Wow. I really let this one fall off the edge of the world.
Thank you to everyone who has commented…seriously almost all of them were extremely insightful and it’s nice to see that there are like-minded people out there who want to share ideas with me. Even you advertising advocates…
That being said, I’ve done some serious soul-searching since I last posted…
I attempted to get my master’s in criminal justice…was shy of obtaining it by a semester when I was offered yet ANOTHER job in a newsroom. After painfully flip-flopping like a true government politician (I may still have a future in public office), I decided to take the job. My mounting student debt was keeping me up at night and it wasn’t like I was going to law school with the consequential soul selling for at least $100K a year. There was no way to guarantee that I’d be able to pay back these loans and not live like a pauper for the succeeding 5 years. I don’t know how much I covered because I’m lazy and don’t want to go through my past posts but almost three years ago now, I left my job at northeast newspaper in a dramatic fashion.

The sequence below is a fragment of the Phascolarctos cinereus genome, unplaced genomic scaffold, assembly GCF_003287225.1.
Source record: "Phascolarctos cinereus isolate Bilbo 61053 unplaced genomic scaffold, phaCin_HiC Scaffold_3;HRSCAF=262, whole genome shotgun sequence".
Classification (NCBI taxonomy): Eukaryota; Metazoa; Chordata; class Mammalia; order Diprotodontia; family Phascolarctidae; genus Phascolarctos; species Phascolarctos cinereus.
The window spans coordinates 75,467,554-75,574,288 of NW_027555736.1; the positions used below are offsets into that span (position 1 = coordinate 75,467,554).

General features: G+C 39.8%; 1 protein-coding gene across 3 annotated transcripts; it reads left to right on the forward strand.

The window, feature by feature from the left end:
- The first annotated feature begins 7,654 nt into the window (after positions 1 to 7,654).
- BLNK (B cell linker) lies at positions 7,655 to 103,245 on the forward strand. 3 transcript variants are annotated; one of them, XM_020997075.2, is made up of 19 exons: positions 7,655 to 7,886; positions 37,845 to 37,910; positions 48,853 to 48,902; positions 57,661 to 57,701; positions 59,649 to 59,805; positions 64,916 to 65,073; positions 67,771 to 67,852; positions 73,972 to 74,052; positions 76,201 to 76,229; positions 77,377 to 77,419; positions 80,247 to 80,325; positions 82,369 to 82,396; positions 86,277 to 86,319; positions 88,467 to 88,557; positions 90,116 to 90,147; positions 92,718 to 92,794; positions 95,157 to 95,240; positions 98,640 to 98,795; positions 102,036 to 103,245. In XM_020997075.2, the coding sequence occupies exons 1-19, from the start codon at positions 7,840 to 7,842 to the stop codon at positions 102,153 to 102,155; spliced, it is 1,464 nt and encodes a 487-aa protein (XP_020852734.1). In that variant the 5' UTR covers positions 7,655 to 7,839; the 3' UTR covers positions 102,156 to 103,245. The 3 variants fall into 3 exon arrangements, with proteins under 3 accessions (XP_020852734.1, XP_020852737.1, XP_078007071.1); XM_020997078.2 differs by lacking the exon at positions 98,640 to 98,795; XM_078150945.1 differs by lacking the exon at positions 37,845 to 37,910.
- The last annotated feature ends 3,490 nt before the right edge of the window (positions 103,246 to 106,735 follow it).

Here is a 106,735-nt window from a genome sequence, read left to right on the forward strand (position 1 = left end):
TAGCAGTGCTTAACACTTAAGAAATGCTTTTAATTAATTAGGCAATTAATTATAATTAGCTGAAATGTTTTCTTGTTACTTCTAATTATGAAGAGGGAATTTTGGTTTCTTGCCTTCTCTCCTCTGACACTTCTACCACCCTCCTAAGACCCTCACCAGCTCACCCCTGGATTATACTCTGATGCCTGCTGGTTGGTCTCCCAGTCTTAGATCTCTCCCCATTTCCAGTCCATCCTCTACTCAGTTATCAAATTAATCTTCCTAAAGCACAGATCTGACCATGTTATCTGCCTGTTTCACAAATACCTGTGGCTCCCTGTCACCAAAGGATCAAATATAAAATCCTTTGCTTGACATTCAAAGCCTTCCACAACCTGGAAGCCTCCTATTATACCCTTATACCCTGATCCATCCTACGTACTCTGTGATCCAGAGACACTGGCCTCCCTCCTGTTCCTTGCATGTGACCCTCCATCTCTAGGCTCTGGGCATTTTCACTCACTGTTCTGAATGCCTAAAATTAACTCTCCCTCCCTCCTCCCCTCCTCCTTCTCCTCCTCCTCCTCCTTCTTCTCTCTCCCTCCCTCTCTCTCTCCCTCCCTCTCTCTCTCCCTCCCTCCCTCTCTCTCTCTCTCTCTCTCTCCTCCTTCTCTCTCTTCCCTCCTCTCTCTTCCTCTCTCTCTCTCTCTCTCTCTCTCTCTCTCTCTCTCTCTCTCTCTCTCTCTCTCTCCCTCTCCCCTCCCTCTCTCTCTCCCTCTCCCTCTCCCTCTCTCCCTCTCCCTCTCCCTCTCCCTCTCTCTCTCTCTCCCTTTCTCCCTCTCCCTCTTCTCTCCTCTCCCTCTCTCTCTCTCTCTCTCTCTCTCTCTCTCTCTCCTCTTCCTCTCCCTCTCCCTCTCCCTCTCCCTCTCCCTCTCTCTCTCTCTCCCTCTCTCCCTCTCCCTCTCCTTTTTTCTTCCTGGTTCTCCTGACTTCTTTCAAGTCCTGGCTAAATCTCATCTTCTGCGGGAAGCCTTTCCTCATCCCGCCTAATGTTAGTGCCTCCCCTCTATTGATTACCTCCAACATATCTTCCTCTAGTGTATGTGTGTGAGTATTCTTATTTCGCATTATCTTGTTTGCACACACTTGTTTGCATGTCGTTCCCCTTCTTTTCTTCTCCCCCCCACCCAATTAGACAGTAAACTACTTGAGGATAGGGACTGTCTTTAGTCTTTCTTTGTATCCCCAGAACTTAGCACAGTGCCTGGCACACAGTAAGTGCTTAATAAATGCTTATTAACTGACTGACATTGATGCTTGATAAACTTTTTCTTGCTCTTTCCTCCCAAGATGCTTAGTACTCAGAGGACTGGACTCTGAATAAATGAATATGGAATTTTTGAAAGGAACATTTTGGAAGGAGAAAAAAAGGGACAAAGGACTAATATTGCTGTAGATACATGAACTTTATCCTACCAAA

My executive editor and I did not agree on many things. I understand his corporate attitude – it is how he has survived and done so well for himself. But just because I understand it – doesn’t mean I have to concede and let his way of succeeding be my way of flourishing, too.
In the end, I was given a few days to decide if I really wanted to resign and I turned in that infamous letter of resignation. It was polite, professional – sugar-coated the reasons I was leaving and gave ample notice. I do not regret that decision, though I will admit life was rough for a long time after that.